James Woods is the Director of the Herrett Center for Arts and Sciences and Associate Professor of Anthropology at the College of Southern Idaho in Twin Falls. He has a BFA in Ceramics from Boise State University and a Masters of Arts degree in Anthropology from Idaho State University. Woods has worked in the northwest as well as in Guatemala specializing in the study of ancient stone tools. Most recently, he and his students have been conducting experimental studies designed to learn more about ancient stone technology such as the manufacture and use of stone arrow points and the ancient techniques used to fabricated polished stone jewelry. Wood is a recipient of the Idaho Humanities Council's "Outstanding Achievement in the Humanities" and "Professional Achievement Award" from Idaho State University.
Humans moved into Idaho at the end of the ice age, 12,000 years ago. They adapted to our driest deserts and highest mountain valleys. The culture they developed serves as a remarkable statement of human ingenuity and adaptability to changing conditions and new challenges.
Any of four program topics can be selected to illustrate the adaptability of Idaho’s earliest residents.
Prehistoric Southern Idaho
This program uses photos of Idaho sites and artifacts, early historic photos, maps, and graphics to summarize the prehistory of this region.
Stone Tools and Weapons of Ancient Idaho
A demonstration of how stone artifacts were made and an exhibit of replicas of stone tools from all periods of southern Idaho prehistory.
Elephant Hunters of the Snake River Plain
This program focuses on the earliest Idahoans and includes photos of their distinctive artifacts, maps, graphics and a summary of what is currently known of these earliest residents.
The Buhl Woman: A 11,000 Year-Old Burial from The Snake River Plain
This program examines the oldest burial in Idaho, the young woman in the grave, her ethnicity, materials interred with her, and a discussion of current laws and ethics related to prehistoric human remains.
A Case Study of the Ancient Maya with Implications for Modern America Archaeologists have learned that the “collapse” of the Classic Maya civilization was due to interplay of environmental and cultural events. Drought, insect infestations, deforestation, spread of disease, collapse of traditional farming systems, overpopulation, loss of trust in the ruling elite, and increase in the civil unrest all contributed to this event. Though no one factor was sufficient to trigger the collapse, the simultaneous occurrence of several of them was enough to end one of America’s greatest cultures. This slide presentation shows how the story of the Maya is pertinent to modern society, where many similar events are being played out today. This presentation introduces the natural world of the Maya and includes slides from personal research at one of the oldest and largest stone ruins in Guatemala. Massive stucco masks of strange deities adorn the fronts of pyramids built before the time of Christ and provide tantalizing clues about the rise and fall of these resourceful people.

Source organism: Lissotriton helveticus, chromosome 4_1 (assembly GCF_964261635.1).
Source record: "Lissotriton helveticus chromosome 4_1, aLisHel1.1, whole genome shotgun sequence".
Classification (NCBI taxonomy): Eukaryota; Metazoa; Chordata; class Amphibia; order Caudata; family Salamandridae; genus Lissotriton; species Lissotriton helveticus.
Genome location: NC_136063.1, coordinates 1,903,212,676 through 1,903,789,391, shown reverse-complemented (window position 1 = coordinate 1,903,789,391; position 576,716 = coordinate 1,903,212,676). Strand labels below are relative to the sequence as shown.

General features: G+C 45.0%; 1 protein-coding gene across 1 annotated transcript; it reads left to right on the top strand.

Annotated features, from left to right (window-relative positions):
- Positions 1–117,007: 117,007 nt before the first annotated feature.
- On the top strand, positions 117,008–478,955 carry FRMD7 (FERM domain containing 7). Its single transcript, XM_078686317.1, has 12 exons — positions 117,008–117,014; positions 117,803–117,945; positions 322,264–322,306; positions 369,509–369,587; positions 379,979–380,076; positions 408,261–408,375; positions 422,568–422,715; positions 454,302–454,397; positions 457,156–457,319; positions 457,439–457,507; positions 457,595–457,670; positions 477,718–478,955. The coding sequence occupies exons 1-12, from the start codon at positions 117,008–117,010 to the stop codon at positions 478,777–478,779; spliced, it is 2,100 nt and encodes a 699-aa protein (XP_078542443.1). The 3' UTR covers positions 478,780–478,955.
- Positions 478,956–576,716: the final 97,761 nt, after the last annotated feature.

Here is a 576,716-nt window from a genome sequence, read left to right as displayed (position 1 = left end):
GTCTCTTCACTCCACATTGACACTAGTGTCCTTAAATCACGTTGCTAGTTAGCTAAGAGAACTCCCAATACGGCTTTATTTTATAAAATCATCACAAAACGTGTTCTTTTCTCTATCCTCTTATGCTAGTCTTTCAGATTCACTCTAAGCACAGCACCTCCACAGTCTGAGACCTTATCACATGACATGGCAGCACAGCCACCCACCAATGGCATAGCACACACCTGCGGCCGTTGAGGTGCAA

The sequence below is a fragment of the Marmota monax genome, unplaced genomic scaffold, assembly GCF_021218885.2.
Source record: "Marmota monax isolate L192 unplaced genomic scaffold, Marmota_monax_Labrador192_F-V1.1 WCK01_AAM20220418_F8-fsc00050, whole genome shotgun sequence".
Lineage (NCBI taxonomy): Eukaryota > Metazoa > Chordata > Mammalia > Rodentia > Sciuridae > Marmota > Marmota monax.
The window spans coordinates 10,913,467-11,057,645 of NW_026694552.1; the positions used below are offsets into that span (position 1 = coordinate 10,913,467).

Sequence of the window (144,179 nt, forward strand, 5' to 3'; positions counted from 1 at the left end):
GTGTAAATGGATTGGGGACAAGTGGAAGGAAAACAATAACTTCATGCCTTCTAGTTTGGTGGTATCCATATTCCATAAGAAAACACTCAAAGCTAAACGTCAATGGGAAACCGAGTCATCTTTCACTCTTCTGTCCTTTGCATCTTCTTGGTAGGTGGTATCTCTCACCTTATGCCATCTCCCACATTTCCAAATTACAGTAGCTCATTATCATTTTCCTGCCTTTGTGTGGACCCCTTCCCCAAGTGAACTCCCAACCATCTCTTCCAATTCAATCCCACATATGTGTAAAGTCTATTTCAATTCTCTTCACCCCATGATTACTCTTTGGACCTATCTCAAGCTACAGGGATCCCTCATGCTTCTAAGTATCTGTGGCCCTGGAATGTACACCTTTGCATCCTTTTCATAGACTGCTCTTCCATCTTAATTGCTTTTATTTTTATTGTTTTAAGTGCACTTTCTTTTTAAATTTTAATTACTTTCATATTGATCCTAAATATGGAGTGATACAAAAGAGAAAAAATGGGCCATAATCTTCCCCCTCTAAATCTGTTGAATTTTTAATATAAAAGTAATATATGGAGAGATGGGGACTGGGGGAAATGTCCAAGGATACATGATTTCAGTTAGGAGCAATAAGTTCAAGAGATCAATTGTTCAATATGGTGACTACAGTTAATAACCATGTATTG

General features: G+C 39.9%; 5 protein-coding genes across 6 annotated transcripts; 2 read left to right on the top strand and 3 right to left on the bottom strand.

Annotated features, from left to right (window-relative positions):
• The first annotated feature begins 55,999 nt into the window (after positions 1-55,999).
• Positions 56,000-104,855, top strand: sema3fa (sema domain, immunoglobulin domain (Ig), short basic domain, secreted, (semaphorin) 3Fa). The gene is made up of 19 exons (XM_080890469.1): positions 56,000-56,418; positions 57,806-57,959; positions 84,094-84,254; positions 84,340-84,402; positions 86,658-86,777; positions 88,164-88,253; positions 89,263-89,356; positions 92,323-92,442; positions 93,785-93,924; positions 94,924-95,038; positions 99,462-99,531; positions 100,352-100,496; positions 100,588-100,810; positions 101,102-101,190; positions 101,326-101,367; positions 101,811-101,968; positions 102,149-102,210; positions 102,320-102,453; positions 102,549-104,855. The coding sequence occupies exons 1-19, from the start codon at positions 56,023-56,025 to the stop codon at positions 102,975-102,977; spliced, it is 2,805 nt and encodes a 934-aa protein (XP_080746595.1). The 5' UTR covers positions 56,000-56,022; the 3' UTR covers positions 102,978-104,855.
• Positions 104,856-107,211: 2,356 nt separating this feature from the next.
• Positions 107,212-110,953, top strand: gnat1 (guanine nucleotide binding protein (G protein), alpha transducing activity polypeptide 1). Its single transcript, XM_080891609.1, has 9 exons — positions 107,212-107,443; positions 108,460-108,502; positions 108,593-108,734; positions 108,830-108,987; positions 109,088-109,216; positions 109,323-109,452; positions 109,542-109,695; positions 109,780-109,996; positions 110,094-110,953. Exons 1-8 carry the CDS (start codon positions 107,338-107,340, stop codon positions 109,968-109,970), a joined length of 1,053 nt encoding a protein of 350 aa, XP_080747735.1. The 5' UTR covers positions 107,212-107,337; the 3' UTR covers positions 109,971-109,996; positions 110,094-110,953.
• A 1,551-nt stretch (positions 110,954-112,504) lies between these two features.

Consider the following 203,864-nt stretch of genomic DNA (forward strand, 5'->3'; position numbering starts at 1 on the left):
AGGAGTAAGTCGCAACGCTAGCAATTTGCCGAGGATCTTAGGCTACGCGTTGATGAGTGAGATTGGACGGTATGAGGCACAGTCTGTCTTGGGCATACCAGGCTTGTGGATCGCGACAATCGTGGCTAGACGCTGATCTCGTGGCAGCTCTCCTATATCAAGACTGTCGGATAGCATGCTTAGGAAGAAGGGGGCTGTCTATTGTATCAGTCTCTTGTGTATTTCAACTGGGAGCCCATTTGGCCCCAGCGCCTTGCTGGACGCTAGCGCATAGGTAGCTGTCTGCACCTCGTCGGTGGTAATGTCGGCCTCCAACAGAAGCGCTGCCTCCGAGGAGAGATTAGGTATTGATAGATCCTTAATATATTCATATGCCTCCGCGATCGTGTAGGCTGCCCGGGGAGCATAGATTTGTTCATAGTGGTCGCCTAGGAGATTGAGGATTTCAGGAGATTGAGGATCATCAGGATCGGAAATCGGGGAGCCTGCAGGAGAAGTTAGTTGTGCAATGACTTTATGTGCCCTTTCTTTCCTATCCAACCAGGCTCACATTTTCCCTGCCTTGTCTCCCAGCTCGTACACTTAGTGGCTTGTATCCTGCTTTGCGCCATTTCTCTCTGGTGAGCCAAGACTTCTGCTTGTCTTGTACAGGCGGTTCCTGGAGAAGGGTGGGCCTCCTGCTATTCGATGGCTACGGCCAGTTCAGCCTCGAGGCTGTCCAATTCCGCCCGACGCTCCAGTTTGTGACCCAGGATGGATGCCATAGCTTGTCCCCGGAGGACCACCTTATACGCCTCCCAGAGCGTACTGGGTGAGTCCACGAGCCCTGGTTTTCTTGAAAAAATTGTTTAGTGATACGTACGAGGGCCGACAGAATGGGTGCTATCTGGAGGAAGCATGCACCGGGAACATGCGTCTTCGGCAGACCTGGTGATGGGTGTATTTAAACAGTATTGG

Our society has made remarkable advancements in technology since the advent of metals. These achievements have been made possible only after many thousands of years of experimentation with more modest materials such as bone, wood, fiber, shell, and stone. Though the distance between steel and bone may seem long, the minds of ancient toolmakers were as analytical as today’s engineers, observant as today’s artists, and as skilled as today’s craftsmen. Ancient people produced swords of wood and stone that were sharper than steel, drilled holes in jade using drill bits made of bone, and develop weapons of wood capable of dispatching from a distance the now-extinct mega-beasts of the last ice age. This program uses a combination of slides and demonstrations, and is enhanced by numerous replicas illustrating a variety of clever and unusual tools and weapons made and used by our prehistoric ancestors. Included in this presentation are several vignettes of recent case studies showing how archaeologists use replication analysis to learn more about ancient technology.